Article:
The hard fork occurred on August 1st, 2017 with some nodes of the Bitcoin network implementing the “Segwit update”. Although a lot of potential chaos could have happened, many in the industry called it correct that the most probable scenario is that the split would occur with the creation of BCH and Bitcoin users would not lose any coins and would be rewarded with an equal amount of BCH. However, most exchanges and users were advised to backup their wallets and not do any transactions in the meantime.
Beyond this a lot of questions and issues need to be sorted out in the cryptocurrency world for things to stabilize and be universally accepted by businesses and individuals. The key issues in my mind are “volatility”, “stability”, “security” and “regulation”. Really a serious issue with either of my three cores issues puts people and businesses at big risk although new updates and coins keep coming out with some promising the solution to these various issues.
This is in reference to the extremely unpredictable nature of many currencies and Bitcoin is a core example with rapid swings. Now people have often been warned that “don’t store your coins for the long-term” and this comes from the Bitcoin team itself as no one can be certain of the future of any coin at this moment.
Some have lamented that cash is the same, this is true but with the caveat that cash is backed by a government and central bank (all of who which do not really like cryptocurrency unless it is managed or under their control-more on regulations later). Cash of course has had its issues whether run on banks, robberies, theft, fraud and other misuses of currency however cash is what most of us know and there is some safety and security in the “right cash” and at least often some predictability.
Take for example a record high of Bitcoin at the time in 2013 of approximately $1300 USD but sometime in 2015 trading was just at $267 USD. The point here is that at this time cryptocurrency can be very volatile and unpredictable. It can create chaos in everyday life for both business and individuals. A risk that many businesses echo is the above scenario what if you accept payment based on USD in a cryptocurrency and the value plummets by 80% or some other high number suddenly? It creates huge issues to say the least and time should address them but until there are more coins that have some consistency in their valuation without rapid descents there will be some reluctance.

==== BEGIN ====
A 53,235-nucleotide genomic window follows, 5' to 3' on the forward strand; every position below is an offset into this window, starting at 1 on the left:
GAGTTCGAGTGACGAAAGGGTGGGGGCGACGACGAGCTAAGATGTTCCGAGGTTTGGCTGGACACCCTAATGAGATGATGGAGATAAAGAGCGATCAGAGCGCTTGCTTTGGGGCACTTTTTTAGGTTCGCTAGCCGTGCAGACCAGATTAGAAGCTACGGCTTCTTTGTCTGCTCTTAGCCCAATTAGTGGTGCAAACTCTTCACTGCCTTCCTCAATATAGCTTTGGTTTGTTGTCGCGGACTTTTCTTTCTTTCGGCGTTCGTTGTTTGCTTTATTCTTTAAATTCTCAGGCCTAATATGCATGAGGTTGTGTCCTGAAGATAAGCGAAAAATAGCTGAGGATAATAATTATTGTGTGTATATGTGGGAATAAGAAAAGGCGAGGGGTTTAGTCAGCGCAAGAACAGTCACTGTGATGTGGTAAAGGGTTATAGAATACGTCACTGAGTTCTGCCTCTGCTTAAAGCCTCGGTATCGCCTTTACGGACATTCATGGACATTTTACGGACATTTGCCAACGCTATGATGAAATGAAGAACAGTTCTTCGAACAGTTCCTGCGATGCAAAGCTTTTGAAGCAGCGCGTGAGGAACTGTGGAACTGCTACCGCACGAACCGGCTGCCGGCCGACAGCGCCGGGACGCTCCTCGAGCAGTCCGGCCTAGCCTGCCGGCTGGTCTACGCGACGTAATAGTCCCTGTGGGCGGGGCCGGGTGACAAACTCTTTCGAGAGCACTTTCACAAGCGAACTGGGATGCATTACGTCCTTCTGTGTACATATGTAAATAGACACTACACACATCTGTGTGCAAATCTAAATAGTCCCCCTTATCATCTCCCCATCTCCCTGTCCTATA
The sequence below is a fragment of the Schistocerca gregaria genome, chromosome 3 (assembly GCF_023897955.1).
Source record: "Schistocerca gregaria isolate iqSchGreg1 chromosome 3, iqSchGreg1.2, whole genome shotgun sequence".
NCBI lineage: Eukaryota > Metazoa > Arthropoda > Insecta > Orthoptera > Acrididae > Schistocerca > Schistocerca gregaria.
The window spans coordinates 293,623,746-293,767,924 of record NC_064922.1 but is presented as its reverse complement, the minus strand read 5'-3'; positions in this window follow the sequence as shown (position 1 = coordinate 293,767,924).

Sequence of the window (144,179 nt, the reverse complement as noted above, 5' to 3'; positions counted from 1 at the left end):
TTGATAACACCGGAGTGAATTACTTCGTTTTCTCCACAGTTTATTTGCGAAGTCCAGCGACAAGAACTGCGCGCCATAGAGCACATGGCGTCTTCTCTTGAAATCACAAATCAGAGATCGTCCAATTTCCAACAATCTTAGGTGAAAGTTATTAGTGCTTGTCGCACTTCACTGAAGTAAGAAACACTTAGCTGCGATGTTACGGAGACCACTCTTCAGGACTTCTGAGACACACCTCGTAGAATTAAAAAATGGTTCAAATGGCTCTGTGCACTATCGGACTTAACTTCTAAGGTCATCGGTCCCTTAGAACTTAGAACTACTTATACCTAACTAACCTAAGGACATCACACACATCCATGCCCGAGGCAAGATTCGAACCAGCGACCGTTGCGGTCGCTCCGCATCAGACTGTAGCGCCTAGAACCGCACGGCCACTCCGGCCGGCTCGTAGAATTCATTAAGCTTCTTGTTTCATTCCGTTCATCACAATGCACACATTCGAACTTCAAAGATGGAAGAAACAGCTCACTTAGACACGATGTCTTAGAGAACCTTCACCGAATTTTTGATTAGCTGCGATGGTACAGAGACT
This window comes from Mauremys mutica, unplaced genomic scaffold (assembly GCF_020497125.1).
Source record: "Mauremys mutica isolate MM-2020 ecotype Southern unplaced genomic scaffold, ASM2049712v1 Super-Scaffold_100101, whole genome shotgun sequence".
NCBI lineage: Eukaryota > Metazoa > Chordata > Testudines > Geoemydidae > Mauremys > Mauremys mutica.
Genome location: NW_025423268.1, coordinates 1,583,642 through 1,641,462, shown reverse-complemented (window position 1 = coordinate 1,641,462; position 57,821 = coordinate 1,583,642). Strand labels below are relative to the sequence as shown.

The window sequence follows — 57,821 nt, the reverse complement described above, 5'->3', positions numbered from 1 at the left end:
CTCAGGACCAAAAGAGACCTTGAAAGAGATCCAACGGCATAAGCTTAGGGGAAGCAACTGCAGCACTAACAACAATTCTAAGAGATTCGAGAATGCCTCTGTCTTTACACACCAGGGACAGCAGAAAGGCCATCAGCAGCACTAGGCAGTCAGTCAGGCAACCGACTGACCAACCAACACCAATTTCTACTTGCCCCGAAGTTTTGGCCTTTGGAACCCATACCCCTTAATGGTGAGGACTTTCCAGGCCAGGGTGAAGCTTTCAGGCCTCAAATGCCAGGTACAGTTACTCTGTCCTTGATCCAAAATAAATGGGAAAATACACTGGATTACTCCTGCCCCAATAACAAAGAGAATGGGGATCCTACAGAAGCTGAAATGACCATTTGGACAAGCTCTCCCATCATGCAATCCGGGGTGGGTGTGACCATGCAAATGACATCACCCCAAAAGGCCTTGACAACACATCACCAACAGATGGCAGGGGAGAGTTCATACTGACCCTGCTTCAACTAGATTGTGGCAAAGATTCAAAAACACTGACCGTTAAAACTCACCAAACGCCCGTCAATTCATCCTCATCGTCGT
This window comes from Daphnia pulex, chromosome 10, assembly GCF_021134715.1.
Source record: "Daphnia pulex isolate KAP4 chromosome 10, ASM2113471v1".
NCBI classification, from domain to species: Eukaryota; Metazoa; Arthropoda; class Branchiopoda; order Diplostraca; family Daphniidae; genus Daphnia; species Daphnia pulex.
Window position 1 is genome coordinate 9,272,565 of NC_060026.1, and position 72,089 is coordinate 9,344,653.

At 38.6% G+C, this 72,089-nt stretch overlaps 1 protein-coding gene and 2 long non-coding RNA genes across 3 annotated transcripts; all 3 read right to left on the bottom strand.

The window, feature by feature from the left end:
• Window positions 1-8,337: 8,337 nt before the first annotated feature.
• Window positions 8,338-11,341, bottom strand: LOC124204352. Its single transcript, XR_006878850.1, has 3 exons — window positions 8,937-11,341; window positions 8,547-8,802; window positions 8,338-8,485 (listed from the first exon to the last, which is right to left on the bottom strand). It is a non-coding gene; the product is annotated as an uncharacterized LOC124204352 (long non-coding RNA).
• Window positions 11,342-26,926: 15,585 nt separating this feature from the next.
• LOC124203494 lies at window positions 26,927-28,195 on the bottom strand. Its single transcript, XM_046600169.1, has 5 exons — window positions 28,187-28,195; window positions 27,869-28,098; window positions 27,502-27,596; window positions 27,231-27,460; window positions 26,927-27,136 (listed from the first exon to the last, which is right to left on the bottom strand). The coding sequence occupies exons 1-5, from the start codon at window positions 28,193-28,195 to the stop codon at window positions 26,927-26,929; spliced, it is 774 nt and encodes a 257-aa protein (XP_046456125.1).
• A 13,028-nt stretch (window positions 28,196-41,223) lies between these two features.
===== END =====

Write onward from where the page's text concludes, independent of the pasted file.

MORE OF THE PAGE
There have been many instances on both the networks and exchanges for Bitcoin and Etherum where there are a ton of unconfirmed transactions. I still have trouble understanding this but there are various numbers of “confirmations” before once can be comfortable they really have the currency that has been sent. What if the network stops working or slows down creating massive fraud or inability to process transactions?
Fortunately there are new coins coming out which are instant that solve this issue but still there are many in the wild, common and highly valued that do not have these features.
There is also of course the concern that massive DDOS attacks could take out the network of a cryptocurrency or effectively shutting it down.
The biggest threat is that there is the assumption that blockchain is secure and irreversible and it is impossible to play around in ways you shouldn’t. However, this also relies on someone not finding a weakness or exploit against the blockchain, and what is more probable going forward is that an organization with massive computing power ultimately finds this and exploits this in various ways.
There are also other considerations such as people losing their coins to viruses or hackers, this has even happened to exchanges such as Coinbase executives. One thing for sure is that it is not wise to leave your coins in an exchange if not for the risk that in the recent Bitcoin Fork the exchange refuses to give you the split/new currency.
This is the biggest uncharted territory but governments and large financial institutions have made their position clear and my interpretation is that “we love blockchain” but “we hate that it is not under our control yet”. This will have significant repercussions worldwide on how individuals and businesses deal with cryptocurrency. Significant regulation and the introduction of state-run/central cryptocurrencies could potentially wipe out or make worthless some coins overnight. On another note it appears to be increasingly difficult to buy or sell out of the cryptocurrency markets with banks making it increasingly difficult for the coin exchanges to operate.
Bitcoin and other cryptocurrencies have made it far beyond the naysayers and through many difficult and unpredictable times. Ultimately I believe cryptocurrency will continue to evolve and improve but as with any tool there are always going to be some pitfalls and bottlenecks.